The University of Nebraska-Lincoln granted 792 degrees during the summer all-university commencement ceremony Aug. 13 at Pinnacle Bank Arena. Full list of graduates
The graduates are from 37 states and 43 countries.
Melanie Simpson, Willa Cather professor of biochemistry at UNL, associate director of the University of Nebraska’s Center for Biotechnology and a member of the Fred and Pamela Buffett Cancer Center at the University of Nebraska Medical Center, delivered the commencement address “Get a Job, and Other Subtle Advice to Maximize the Value of Your Degree.”
Since joining the UNL faculty in 2002, Simpson has developed an internationally recognized research program focused on understanding prostate cancer progression. Her research has helped define how cells in a tumor can manipulate the normal architecture in their surroundings and remodel it to promote their invasion, spread and continued growth. An equally significant contribution is the discovery of a mechanism that allows prostate tumors to survive hormone therapy, one of the most common treatments for advanced or inoperable prostate cancer. By studying these aspects of aggressive cancer progression, her team has developed and patented new ways of diagnosing and treating cancer.
Simpson said when she started college in her mid-20s as a newly single mother of three, her father repeatedly urged her to get a job. However, she said he has eventually come around to her educational and career choices.
“He’s in his 70s and spends a lot of time with his buddies now talking about enlarging prostates and rising PSA,” she said. “So I have a sense he’s starting to appreciate the long-term focus on prostate cancer.”
Simpson told the graduates that the attributes and skills they acquired during their time at UNL would undoubtedly help them find employment, but she offered some other words of advice.
First, she said, recognize and celebrate successes such as graduation.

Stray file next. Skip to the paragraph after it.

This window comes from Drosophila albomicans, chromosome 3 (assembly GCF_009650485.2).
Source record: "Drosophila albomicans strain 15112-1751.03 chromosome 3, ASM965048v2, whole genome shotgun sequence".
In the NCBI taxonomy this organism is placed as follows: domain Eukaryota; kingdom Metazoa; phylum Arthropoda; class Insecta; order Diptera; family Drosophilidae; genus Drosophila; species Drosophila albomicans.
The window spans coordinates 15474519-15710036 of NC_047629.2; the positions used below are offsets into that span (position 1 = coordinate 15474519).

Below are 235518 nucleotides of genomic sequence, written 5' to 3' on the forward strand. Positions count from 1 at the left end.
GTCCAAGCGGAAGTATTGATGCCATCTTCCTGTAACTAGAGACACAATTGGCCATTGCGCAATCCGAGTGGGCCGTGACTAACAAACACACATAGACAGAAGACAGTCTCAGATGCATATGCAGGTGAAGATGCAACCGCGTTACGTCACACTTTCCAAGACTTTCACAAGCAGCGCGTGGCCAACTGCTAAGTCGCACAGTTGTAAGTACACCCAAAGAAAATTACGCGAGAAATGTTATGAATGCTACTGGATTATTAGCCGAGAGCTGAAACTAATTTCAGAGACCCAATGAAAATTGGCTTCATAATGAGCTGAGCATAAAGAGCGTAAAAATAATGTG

“It’s motivating to have celebratory thoughts like this in your head all the time every day,” she said, “and the more you learn to recognize the success of others, the more successful you will perceive yourself and, therefore, the more successful you will be.”
Second, choices are important and should be reflected upon often.
“It’s helpful to trace the path of your choices over the course of your life in a conscious manner on a regular basis,” she said. “Assess the directions that those choices led you to follow. This helps you hone your ability to make choices that lead you down a path that ends in a goal you set.”
Simpson encouraged the graduates to choose purposefully and thoughtfully rather than going with the flow.
“No other person knows what’s inside your head, no one knows what you want, no one knows what you know, no one knows, importantly, what you feel good or insecure about professionally,” she said. “You are, by default and by definition, the best-qualified person to make your decisions.”
Finally, Simpson told the graduates that talent and ambition aren’t enough; one must find a problem and work relentlessly to solve it and channel one’s passion to bring about change.
“You will decide for yourself what is important enough to devote your whole being, your whole attention, your whole effort (to), sometimes involuntarily and to the exclusion of food and sleep for days, weeks, months, even years on end to achieve it.”
She closed by urging the graduates to share their talents gratuitously and bring passionate focus to their work.
Ronnie Green presided over the commencement ceremony for the first time as UNL chancellor.
The August graduating class includes 110 new doctors, 297 new master’s degree holders, two new law degree holders and 383 new baccalaureate degree holders. UNL has awarded 277,967 degrees since it was founded in 1869.